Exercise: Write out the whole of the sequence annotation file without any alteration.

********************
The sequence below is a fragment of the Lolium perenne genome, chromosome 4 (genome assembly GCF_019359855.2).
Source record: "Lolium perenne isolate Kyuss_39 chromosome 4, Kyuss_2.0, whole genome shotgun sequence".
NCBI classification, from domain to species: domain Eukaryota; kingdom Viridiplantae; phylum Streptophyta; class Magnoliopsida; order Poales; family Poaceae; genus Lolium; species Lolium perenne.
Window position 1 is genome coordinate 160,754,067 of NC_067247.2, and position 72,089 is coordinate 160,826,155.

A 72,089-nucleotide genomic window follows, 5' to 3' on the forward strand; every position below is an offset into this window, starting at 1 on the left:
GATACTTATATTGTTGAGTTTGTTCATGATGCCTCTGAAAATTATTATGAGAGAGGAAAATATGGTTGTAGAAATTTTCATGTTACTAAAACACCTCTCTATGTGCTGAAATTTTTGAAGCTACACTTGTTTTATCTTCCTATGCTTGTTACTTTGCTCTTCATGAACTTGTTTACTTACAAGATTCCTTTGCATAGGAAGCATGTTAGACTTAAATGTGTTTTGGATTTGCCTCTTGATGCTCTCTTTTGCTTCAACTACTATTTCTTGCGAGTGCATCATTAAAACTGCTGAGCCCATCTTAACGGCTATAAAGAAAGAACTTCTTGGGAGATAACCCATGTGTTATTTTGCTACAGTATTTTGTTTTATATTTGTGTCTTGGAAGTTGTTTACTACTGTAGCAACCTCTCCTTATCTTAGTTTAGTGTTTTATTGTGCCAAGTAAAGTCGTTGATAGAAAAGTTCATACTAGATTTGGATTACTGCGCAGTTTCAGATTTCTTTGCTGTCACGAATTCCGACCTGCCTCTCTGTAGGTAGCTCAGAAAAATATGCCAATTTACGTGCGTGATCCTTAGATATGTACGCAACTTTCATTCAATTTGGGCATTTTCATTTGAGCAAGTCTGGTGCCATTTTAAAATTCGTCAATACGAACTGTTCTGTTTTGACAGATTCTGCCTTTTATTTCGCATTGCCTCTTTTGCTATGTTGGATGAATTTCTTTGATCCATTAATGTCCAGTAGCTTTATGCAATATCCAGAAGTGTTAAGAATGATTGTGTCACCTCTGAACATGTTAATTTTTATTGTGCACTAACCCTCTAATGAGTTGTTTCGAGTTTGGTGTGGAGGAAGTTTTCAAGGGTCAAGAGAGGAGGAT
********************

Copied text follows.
The sequence below is a fragment of the Lolium perenne genome, chromosome 4 (genome assembly GCF_019359855.2).
Source record: "Lolium perenne isolate Kyuss_39 chromosome 4, Kyuss_2.0, whole genome shotgun sequence".
NCBI classification, from domain to species: domain Eukaryota; kingdom Viridiplantae; phylum Streptophyta; class Magnoliopsida; order Poales; family Poaceae; genus Lolium; species Lolium perenne.
Window position 1 is genome coordinate 160,754,067 of NC_067247.2, and position 72,089 is coordinate 160,826,155.

A 72,089-nucleotide genomic window follows, 5' to 3' on the forward strand; every position below is an offset into this window, starting at 1 on the left:
GATACTTATATTGTTGAGTTTGTTCATGATGCCTCTGAAAATTATTATGAGAGAGGAAAATATGGTTGTAGAAATTTTCATGTTACTAAAACACCTCTCTATGTGCTGAAATTTTTGAAGCTACACTTGTTTTATCTTCCTATGCTTGTTACTTTGCTCTTCATGAACTTGTTTACTTACAAGATTCCTTTGCATAGGAAGCATGTTAGACTTAAATGTGTTTTGGATTTGCCTCTTGATGCTCTCTTTTGCTTCAACTACTATTTCTTGCGAGTGCATCATTAAAACTGCTGAGCCCATCTTAACGGCTATAAAGAAAGAACTTCTTGGGAGATAACCCATGTGTTATTTTGCTACAGTATTTTGTTTTATATTTGTGTCTTGGAAGTTGTTTACTACTGTAGCAACCTCTCCTTATCTTAGTTTAGTGTTTTATTGTGCCAAGTAAAGTCGTTGATAGAAAAGTTCATACTAGATTTGGATTACTGCGCAGTTTCAGATTTCTTTGCTGTCACGAATTCCGACCTGCCTCTCTGTAGGTAGCTCAGAAAAATATGCCAATTTACGTGCGTGATCCTTAGATATGTACGCAACTTTCATTCAATTTGGGCATTTTCATTTGAGCAAGTCTGGTGCCATTTTAAAATTCGTCAATACGAACTGTTCTGTTTTGACAGATTCTGCCTTTTATTTCGCATTGCCTCTTTTGCTATGTTGGATGAATTTCTTTGATCCATTAATGTCCAGTAGCTTTATGCAATATCCAGAAGTGTTAAGAATGATTGTGTCACCTCTGAACATGTTAATTTTTATTGTGCACTAACCCTCTAATGAGTTGTTTCGAGTTTGGTGTGGAGGAAGTTTTCAAGGGTCAAGAGAGGAGGAT